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Corporal Punishment of Children in Theoretical Perspective$
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Michael Donnelly and Murray Straus

Print publication date: 2005

Print ISBN-13: 9780300085471

Published to Yale Scholarship Online: October 2013

DOI: 10.12987/yale/9780300085471.001.0001

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PRINTED FROM YALE SCHOLARSHIP ONLINE (www.yale.universitypressscholarship.com). (c) Copyright Yale University Press, 2020. All Rights Reserved. An individual user may print out a PDF of a single chapter of a monograph in YSO for personal use.date: 20 October 2020

Spare the Rod and Spoil the Child Spare the Rod and Spoil the Child Lay Theories of Corporal Punishment

Spare the Rod and Spoil the Child Spare the Rod and Spoil the Child Lay Theories of Corporal Punishment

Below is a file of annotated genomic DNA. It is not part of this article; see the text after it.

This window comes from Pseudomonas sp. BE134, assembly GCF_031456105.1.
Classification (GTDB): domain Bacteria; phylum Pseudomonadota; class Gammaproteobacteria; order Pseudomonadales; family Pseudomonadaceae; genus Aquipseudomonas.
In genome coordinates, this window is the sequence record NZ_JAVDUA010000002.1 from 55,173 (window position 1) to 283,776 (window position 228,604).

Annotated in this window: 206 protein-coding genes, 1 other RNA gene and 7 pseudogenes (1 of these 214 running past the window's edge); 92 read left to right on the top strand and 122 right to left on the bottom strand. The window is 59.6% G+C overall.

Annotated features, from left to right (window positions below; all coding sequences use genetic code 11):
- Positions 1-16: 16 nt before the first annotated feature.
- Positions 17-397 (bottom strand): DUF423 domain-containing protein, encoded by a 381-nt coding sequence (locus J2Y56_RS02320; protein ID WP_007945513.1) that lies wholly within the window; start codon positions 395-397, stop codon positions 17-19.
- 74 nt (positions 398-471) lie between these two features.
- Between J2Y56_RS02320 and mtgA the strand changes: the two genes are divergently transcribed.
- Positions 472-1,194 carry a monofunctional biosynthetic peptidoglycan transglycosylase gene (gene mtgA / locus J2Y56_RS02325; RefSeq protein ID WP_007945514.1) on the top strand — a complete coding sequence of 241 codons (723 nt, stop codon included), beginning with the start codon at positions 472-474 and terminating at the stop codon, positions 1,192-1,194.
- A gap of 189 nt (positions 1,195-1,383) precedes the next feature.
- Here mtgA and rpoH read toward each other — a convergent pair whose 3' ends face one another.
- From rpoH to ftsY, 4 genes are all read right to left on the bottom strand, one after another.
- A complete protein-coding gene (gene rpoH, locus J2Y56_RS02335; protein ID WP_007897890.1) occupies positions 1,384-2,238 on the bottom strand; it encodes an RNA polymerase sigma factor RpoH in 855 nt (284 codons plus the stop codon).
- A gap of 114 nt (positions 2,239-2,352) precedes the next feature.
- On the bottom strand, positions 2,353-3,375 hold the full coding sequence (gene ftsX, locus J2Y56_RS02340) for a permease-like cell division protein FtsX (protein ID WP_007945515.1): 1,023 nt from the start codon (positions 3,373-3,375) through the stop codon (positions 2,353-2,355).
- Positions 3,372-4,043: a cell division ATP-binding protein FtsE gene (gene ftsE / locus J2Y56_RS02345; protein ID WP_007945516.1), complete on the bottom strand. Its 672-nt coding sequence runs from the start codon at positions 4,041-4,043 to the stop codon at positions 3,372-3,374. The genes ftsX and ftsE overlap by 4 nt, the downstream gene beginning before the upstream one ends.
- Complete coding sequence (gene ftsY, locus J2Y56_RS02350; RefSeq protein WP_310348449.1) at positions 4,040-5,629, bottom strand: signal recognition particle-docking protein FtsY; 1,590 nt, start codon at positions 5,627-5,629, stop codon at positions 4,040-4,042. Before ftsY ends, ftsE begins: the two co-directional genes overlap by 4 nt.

Chapter:
(p.134) 9 Spare the Rod and Spoil the Child Lay Theories of Corporal Punishment
Source:
Corporal Punishment of Children in Theoretical Perspective
Author(s):
Adrian Furnham
Publisher:
Yale University Press
DOI:10.12987/yale/9780300085471.003.0009

This chapter is concerned with lay theories of corporal punishment. Despite the fact that the issue of such things as the efficacy of punishment and the morality of corporal punishment in particular have been discussed and debated by lay people for centuries, there remains relatively little research on their lay theories. There may be a number of reasons for this surprising paucity of research literature. The first is that the topic is highly political, with both experts and lay people being influenced as much by sociopolitical values as by disinterested evidence. Second, it appears that neither experts nor lay people have sophisticated or complex specific theories as to why corporal punishment should or should not be implemented. On the other hand, there are many polls and surveys that simply look at attitudes per se rather than the nature, structure, and function of lay theories of punishment.

Keywords:   lay theories, efficacy of punishment, morality, political, sociopolitical values

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